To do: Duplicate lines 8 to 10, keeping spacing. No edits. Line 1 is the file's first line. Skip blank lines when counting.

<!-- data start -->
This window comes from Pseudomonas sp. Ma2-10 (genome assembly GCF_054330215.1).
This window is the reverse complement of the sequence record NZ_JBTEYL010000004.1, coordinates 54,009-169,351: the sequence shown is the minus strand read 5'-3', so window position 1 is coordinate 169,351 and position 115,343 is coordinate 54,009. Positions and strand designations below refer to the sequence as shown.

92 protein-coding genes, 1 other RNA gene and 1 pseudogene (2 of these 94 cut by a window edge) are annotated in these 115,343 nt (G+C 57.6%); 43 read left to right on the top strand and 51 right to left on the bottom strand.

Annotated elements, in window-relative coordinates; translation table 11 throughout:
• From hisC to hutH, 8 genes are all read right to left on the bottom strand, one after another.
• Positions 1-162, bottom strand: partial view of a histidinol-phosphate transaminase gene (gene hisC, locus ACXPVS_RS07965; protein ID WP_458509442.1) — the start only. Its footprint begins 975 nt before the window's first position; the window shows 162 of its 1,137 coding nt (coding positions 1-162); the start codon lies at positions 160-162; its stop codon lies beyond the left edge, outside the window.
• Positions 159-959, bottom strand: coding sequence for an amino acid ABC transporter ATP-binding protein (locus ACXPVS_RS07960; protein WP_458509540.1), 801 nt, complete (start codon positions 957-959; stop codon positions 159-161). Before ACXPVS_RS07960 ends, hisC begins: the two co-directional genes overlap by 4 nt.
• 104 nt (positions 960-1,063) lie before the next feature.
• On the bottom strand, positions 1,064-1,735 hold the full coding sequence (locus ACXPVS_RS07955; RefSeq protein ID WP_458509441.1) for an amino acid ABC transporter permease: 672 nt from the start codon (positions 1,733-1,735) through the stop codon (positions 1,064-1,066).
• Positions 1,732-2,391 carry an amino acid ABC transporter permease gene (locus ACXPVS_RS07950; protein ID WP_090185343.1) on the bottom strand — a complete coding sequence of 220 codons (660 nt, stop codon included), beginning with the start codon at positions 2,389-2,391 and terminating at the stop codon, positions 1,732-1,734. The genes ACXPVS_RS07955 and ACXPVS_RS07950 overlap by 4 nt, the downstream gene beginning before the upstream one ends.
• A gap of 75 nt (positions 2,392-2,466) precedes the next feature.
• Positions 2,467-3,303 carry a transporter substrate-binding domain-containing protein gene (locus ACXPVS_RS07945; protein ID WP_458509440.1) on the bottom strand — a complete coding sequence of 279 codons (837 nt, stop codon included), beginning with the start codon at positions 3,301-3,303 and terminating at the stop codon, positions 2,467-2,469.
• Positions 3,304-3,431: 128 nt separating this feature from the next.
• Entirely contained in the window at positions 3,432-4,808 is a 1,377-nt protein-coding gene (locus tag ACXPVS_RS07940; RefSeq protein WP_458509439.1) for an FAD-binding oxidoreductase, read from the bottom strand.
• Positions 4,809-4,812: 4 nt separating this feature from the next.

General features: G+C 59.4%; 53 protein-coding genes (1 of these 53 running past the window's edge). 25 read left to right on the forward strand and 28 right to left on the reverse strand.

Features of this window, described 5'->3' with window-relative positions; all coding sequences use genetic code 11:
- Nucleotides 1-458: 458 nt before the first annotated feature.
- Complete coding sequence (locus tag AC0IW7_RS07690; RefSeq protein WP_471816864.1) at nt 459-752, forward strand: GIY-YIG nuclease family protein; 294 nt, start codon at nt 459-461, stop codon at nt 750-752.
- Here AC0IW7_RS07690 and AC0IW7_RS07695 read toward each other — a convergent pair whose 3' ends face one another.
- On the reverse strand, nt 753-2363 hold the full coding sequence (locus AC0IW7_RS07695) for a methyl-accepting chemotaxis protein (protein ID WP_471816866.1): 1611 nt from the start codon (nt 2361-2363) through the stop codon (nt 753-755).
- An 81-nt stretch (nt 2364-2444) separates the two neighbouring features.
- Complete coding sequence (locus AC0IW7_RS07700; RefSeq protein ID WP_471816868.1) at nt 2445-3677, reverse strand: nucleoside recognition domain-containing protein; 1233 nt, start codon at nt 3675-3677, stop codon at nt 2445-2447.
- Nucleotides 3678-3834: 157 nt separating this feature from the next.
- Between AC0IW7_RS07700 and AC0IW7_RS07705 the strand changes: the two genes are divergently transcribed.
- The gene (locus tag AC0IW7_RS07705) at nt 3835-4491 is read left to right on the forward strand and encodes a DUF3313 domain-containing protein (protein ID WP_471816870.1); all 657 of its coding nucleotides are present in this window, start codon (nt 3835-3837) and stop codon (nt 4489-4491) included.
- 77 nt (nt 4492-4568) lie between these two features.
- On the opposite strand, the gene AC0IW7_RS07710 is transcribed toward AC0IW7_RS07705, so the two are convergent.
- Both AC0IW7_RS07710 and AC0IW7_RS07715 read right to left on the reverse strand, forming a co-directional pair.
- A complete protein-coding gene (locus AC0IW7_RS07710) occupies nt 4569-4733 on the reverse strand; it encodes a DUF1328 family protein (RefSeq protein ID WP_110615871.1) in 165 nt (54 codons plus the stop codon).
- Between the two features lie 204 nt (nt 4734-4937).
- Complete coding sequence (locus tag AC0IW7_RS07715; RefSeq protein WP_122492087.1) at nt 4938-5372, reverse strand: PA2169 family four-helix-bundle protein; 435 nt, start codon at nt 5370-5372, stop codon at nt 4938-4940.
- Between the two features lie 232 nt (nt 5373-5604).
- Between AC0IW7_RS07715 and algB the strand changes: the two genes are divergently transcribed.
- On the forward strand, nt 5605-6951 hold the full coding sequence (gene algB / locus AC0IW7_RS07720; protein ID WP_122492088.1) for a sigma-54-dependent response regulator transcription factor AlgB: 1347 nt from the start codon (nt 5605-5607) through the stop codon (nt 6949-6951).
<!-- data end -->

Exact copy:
• 104 nt (positions 960-1,063) lie before the next feature.
• On the bottom strand, positions 1,064-1,735 hold the full coding sequence (locus ACXPVS_RS07955; RefSeq protein ID WP_458509441.1) for an amino acid ABC transporter permease: 672 nt from the start codon (positions 1,733-1,735) through the stop codon (positions 1,064-1,066).
• Positions 1,732-2,391 carry an amino acid ABC transporter permease gene (locus ACXPVS_RS07950; protein ID WP_090185343.1) on the bottom strand — a complete coding sequence of 220 codons (660 nt, stop codon included), beginning with the start codon at positions 2,389-2,391 and terminating at the stop codon, positions 1,732-1,734. The genes ACXPVS_RS07955 and ACXPVS_RS07950 overlap by 4 nt, the downstream gene beginning before the upstream one ends.